Overcoming financial hurdles
FARGO -- We know we should save more, spend less and pay down debt, but something stands in our way.
Financial hurdles can derail the best intentions with our money. They're the obstacles that cause us to say, "I can't save, because ..."
Often, these hurdles are in our heads instead of our pocketbooks.
Several financial experts were asked about financial hurdles, excuses they hear from their clients and tips to overcome them.
Terri McLean, a trust officer with First International Bank and Trust in Fargo, says some financial hurdles are largely a result of our culture.
"Our culture doesn't drive us toward discipline," she says.
McLean often compares personal finance to physical health and fitness. We all know that we should eat healthily and exercise regularly, but we still don't always make the best choices. And each small decision with our diet and our wallet can add up over time, she says.
"If you take control of your money, you will have it. If you don't take control, it will control you," she says.
To overcome a lack of financial discipline, people need to define their needs, McLean says. "You've got to identify what things are optional and what's luxury."
Parents should also empower children by giving them some money-management decisions, she says.
Here are other common financial hurdles, and how to clear them.
'I don't make enough money'
Financial advisers hear it all the time.
"I don't have enough money to pay my bills," clients say. Or, "I don't have any extra money to save."
Usually, they do.
"We live in a society with a lot of wants and material things," says Hannah Sorenson, a financial associate with Thrivent Financial in Fargo. "Going to Starbucks every day is a norm for so many people. It's priorities. Do you want to have that coffee now, or do you want to be able to do something when you're retired?"
Duane Emmel, a financial counselor with the Village Family Service Center in Fargo, has had clients earning $12,000 a month tell him they don't make enough.
"Usually it's not the amount of money we make, it's how we use the money we make," he says. "Whatever money we have, we just have to find ways to use it effectively."
'I don't have enough time'
In a fast-paced world, it's easy to say there isn't time to sit down and look at your money.
That's when Emmel suggests a two-minute budget.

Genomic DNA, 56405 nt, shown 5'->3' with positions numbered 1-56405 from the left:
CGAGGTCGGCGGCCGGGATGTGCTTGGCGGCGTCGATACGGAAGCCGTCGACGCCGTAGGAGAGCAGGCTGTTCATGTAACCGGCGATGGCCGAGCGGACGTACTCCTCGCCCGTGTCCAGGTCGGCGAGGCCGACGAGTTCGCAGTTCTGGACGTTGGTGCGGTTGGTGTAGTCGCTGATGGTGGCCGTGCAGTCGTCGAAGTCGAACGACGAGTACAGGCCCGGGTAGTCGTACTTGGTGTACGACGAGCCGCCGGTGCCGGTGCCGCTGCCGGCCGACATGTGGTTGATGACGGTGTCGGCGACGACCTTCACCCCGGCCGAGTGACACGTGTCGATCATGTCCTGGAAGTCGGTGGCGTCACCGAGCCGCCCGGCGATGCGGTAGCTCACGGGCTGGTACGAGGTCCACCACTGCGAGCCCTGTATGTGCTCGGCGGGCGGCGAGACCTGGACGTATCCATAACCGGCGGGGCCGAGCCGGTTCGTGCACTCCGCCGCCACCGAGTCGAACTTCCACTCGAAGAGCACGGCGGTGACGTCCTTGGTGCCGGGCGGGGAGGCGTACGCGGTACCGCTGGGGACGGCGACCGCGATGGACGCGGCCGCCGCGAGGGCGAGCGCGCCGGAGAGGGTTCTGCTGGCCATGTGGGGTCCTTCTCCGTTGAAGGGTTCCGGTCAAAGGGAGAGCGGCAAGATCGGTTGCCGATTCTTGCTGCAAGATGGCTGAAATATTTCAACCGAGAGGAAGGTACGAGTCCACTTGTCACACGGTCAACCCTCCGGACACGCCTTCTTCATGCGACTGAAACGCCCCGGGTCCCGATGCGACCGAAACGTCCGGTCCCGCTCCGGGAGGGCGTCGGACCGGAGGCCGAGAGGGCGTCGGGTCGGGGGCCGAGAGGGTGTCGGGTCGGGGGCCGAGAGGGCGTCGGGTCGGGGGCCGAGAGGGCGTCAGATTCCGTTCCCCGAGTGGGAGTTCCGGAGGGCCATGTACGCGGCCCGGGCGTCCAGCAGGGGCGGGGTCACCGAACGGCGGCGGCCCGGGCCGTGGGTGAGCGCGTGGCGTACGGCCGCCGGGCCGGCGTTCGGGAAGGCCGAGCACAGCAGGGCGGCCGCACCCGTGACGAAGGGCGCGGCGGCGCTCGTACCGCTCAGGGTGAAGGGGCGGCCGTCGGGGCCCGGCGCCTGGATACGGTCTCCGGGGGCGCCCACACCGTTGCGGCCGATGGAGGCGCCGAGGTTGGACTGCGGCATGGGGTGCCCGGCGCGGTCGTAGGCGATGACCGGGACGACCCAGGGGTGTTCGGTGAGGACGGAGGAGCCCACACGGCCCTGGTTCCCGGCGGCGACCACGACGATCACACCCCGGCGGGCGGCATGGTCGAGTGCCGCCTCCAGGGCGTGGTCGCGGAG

Clients are immediately intrigued, he says, because everyone has two minutes.
First, clients list their take-home pay from all sources. Then, they write down their expenses in order of importance and subtract each one from the income. People's lists will be different, though housing, food, transportation and insurance will likely top most.
"It's a very quick assessment of where my money is going, and what actual money I might have left over for entertainment, eating out, clothes," Emmel says.
The exercise puts finances into perspective.
"When my priorities are paid, it seems like my life is working. It's when I get behind on my priorities that it feels like life unravels," he says.
'I hit a detour'
A job loss, injury or death can quickly devastate personal finances if we haven't prepared for life's unfortunate events.
"You end up not able to pay your bills so you have credit card debt," Sorenson says. "It's much more difficult to come back from these hurdles."
Overcoming this obstacle is best done in advance.
Stashing an emergency fund equal to several months' expenses, looking into supplemental disability insurance policies and life insurance can make those hurdles easier to leap, she says.
'I don't know how'
In some cases, the financial hurdle is a lack of knowledge.
People don't understand how a budget works. They don't know the difference between Roth and Traditional IRAs. They're not sure what the interest rate is on their new card, or how interest is calculated on a mortgage.
"Some people don't have the financial knowledge they should have before they get involved in these things," Emmel says. "Whoever you are, you need to ask a lot of questions. If you don't get the answer you're satisfied with, seek help. Find someone who can get answers."
Joe Larson, a senior credit counselor with Family Life Credit Services in West Fargo, says increased technology, like online statements and debit cards, have given people the excuse to not interact with their money.
He describes balancing a checkbook as a "lost art."
"There's a generation at this point that is losing the hands-on money management skills of just simply pluses and minuses," Larson says. "It's amazing the amount of money that's being wasted in our society based on simplicity and convenience."
He encourages clients to take a paper-and-pencil approach until they have a good handle on cash flow and expenses.
"The people who do that, they can see the results really quickly," he says. "We can't expect our apps to do everything for us."
'I'm bad with money'
Negative self-talk, like "Budgets don't work for me," "I'm a spender" and "I don't do well with numbers," block people from making progress with their money.
Those things may be true, Emmel says, but then it's up to the individual to make changes. Otherwise they are destined to live a life of financial stress.
"If you keep telling yourself you're bad with money, you're basically giving yourself permission to be bad with money. Sometimes there has to be an attitude adjustment," Emmel says.